Two men telling stories to a crowd in front of Monterey House on Roanoke College campus
By Roanoke College News

McGill helps Roanoke College move forward by learning from an uncomfortable past

Joseph McGill is in the business of pointing out uncomfortable truths.

Since 2010, McGill has traveled to storied institutions and plantations around the country to shed light on forgotten people and their stories-the enslaved people who built these places, places like Monticello, the University of Virginia and Clemson University.  

During a three day visit to the Roanoke College campus in November 2017, McGill explored the past of Monterey House. He visited with community members, students, staff and professors to embrace, discuss and learn from these uncomfortable truths on our own campus.

Monterey was built in 1853 for Salem business leader  Powell H. Huff. But an untold story lies behind the two-story brick home.

The Monterey property included slave quarters, a four-room structure located behind the main house. According to probate court records from 1862, Ned, Sarah, John, Mahaly, Ellen, Josephine, Judy, Mary, Martha, Taylor, Morris, Tucker, Jim and Lewis are the names of some of the enslaved people who lived in that four-room structure.

Students and staff at a bonfire with Joseph McGill

The College is striving to provide agency for those who served Monterey, and bringing McGill to campus was a major step forward in these efforts; preservation efforts that aim to best tell the stories of the enslaved while utilizing the space as an historical learning experience.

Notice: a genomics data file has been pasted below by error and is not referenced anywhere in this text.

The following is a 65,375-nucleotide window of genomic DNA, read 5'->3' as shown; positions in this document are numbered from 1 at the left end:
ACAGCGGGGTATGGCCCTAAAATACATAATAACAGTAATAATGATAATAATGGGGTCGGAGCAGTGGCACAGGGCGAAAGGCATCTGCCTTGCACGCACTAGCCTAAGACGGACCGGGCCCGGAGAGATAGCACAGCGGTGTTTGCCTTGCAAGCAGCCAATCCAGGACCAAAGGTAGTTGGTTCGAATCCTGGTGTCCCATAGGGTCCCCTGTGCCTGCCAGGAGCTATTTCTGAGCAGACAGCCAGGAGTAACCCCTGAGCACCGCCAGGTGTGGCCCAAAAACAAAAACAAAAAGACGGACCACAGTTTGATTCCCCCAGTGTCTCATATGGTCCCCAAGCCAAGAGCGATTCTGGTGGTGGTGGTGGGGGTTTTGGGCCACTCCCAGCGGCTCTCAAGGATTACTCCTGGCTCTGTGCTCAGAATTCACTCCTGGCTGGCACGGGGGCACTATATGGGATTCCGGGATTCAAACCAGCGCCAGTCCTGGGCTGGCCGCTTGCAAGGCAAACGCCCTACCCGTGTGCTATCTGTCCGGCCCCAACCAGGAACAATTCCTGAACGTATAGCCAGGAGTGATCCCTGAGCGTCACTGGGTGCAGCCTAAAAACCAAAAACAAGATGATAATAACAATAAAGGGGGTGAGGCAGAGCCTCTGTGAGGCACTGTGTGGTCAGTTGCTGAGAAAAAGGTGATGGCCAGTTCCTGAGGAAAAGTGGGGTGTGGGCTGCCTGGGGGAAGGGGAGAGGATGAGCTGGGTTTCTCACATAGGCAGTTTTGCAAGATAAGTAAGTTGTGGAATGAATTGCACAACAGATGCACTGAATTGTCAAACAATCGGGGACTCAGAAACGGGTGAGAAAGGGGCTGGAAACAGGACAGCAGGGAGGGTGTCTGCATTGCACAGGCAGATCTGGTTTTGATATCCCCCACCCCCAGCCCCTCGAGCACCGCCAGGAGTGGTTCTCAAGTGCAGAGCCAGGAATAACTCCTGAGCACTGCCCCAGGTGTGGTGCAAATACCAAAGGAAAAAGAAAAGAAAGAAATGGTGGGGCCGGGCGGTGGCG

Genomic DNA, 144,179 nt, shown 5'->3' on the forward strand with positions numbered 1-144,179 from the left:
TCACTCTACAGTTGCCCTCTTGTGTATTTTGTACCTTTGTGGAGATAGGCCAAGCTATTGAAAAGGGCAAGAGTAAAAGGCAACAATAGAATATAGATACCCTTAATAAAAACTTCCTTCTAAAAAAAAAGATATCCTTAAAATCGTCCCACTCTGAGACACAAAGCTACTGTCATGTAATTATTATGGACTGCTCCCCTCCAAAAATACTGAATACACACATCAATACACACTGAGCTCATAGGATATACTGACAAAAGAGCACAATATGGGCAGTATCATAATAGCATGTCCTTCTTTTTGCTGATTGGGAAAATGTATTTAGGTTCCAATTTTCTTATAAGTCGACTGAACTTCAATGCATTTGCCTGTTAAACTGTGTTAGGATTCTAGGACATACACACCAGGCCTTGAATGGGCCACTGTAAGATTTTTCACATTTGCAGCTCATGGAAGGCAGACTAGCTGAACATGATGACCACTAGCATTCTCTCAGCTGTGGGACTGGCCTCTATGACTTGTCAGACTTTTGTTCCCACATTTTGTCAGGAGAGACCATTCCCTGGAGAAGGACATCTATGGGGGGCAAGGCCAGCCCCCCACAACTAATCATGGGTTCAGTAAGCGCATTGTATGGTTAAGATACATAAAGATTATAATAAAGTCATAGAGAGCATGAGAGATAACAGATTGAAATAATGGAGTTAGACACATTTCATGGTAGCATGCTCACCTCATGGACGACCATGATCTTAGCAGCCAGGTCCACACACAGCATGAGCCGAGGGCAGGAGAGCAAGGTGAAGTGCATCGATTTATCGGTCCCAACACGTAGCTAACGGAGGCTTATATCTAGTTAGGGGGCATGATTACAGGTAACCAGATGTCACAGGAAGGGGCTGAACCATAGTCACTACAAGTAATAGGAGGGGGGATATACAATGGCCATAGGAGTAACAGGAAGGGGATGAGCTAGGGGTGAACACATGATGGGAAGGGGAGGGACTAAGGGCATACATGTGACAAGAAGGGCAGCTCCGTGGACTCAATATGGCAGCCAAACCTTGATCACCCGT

During his stay, McGill engaged many in the College community in discussion across campus and around a campfire outside of the slave quarters at Monterey. A Black Lives Matter forum was held, where McGill joined two history faculty members, Dr. Gregory Rosenthal and Dr. Jesse Bucher, to address pressing issues facing our country.

On his first night in Salem, following the campfire discussion with a number of students, McGill slept in the slave quarters. He says when he awoke the following morning, he noticed a group of the students never made it inside the quarters to sleep, choosing instead to continue their discussion outside through the night.

This dialogue between students and a preservation expert allowed for a better understanding of the mission and purpose of the developing project. The setting was intimate, with introductions made by everyone in attendance. The atmosphere allowed for open and real discourse about current race relations in the United States and abroad.

"I am incredibly grateful for the opportunity to listen to Joseph McGill," says senior Colin Wall. "His presentation not only was informative, but allowed me to think critically about the past, present and how we should go forward in the future as a nation."

While McGill engaged many members of the College and surrounding communities in conversation about how to properly memorialize one structure on campus, his insight was valuable in learning how to redefine another.

McGill's visit also included a meeting with a College task force that was created to examine how a Confederate soldier memorial on the corner of Main Street and College Avenue could be used to advance the College's educational mission. The memorial is situated on the edge of campus but is owned by Roanoke County.

McGill's experience with the Slave Dwelling Project, and its goal to preserve an uncomfortable part of American history, was sought to help the task force determine how it might address College use of the memorial.  

"A lot of organizations are not even close to where Roanoke College is," McGill said, referring to creation of the task force. "The willingness is there. You're further along than you think."

Emma Sliwinski '18 contributed to this article.